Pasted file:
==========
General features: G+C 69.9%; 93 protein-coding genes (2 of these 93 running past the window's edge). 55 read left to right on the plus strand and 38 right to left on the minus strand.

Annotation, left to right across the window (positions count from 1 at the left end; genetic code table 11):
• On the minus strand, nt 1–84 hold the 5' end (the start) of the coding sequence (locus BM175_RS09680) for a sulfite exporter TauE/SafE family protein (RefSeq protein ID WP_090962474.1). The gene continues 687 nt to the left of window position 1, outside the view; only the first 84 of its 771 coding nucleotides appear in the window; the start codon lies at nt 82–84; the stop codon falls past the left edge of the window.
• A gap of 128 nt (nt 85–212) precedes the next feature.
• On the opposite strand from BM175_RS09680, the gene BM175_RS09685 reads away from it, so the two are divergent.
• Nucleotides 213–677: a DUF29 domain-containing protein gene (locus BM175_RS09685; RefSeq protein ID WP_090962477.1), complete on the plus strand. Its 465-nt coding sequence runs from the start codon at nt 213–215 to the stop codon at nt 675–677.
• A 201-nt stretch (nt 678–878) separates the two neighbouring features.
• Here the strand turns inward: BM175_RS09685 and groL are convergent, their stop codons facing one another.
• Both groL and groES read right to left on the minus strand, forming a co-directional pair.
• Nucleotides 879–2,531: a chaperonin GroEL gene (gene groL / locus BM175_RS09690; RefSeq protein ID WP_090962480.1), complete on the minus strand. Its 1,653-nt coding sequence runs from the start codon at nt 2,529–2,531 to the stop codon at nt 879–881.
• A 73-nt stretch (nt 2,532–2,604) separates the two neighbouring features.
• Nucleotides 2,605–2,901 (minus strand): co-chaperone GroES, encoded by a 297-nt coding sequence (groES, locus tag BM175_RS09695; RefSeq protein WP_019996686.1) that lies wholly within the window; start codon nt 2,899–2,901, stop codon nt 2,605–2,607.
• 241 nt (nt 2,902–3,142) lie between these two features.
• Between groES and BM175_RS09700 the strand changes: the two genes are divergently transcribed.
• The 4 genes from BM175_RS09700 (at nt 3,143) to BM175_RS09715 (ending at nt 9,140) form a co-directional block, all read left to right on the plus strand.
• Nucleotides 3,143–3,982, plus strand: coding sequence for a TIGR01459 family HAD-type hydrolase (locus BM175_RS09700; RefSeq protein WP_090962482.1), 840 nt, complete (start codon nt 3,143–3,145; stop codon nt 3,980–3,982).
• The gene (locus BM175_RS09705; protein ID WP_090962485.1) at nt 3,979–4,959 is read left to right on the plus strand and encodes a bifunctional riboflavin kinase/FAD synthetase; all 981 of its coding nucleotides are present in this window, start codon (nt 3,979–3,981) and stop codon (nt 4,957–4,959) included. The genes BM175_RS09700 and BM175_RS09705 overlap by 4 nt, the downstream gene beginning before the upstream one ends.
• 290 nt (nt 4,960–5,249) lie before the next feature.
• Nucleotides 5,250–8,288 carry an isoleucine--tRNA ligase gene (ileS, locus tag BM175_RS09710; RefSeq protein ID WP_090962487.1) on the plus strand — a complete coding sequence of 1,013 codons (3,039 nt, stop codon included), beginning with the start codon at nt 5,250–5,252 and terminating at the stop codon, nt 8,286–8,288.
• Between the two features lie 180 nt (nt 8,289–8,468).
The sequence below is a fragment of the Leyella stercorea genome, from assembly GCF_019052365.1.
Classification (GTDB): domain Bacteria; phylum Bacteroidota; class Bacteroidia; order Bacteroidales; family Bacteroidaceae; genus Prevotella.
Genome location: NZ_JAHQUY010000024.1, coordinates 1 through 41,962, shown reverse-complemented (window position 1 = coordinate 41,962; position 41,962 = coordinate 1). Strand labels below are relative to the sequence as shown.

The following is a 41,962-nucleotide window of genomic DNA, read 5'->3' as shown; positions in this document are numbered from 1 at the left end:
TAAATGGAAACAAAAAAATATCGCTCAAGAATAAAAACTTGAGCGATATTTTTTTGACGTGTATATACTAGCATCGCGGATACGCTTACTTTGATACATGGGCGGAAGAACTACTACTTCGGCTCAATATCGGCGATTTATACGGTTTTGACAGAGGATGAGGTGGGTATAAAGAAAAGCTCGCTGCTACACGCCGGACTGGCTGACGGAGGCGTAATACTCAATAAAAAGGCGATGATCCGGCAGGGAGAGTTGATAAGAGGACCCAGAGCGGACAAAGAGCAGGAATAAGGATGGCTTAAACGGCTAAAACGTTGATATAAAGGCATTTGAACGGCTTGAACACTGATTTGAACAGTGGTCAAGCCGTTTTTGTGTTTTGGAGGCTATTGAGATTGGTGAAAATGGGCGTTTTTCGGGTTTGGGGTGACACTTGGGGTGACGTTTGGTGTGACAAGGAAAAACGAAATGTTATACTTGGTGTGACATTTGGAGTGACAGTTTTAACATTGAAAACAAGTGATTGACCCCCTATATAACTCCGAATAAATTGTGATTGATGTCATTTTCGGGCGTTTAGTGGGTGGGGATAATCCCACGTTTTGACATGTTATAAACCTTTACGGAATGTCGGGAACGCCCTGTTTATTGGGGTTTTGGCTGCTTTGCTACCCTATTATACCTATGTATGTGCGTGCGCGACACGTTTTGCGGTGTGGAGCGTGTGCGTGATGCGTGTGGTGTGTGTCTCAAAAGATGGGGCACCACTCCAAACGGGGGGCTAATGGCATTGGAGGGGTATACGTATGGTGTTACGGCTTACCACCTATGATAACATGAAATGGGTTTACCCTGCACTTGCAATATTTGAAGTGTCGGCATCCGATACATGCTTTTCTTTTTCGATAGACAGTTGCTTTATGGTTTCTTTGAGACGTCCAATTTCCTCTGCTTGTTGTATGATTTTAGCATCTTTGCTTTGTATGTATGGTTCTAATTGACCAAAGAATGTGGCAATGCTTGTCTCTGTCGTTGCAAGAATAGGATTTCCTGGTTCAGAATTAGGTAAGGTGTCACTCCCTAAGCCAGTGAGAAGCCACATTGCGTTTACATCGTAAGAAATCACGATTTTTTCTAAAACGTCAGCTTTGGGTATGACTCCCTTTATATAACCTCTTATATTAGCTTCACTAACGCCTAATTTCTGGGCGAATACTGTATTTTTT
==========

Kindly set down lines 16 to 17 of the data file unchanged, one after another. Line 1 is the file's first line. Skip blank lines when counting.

• Nucleotides 3,143–3,982, plus strand: coding sequence for a TIGR01459 family HAD-type hydrolase (locus BM175_RS09700; RefSeq protein WP_090962482.1), 840 nt, complete (start codon nt 3,143–3,145; stop codon nt 3,980–3,982).
• The gene (locus BM175_RS09705; protein ID WP_090962485.1) at nt 3,979–4,959 is read left to right on the plus strand and encodes a bifunctional riboflavin kinase/FAD synthetase; all 981 of its coding nucleotides are present in this window, start codon (nt 3,979–3,981) and stop codon (nt 4,957–4,959) included. The genes BM175_RS09700 and BM175_RS09705 overlap by 4 nt, the downstream gene beginning before the upstream one ends.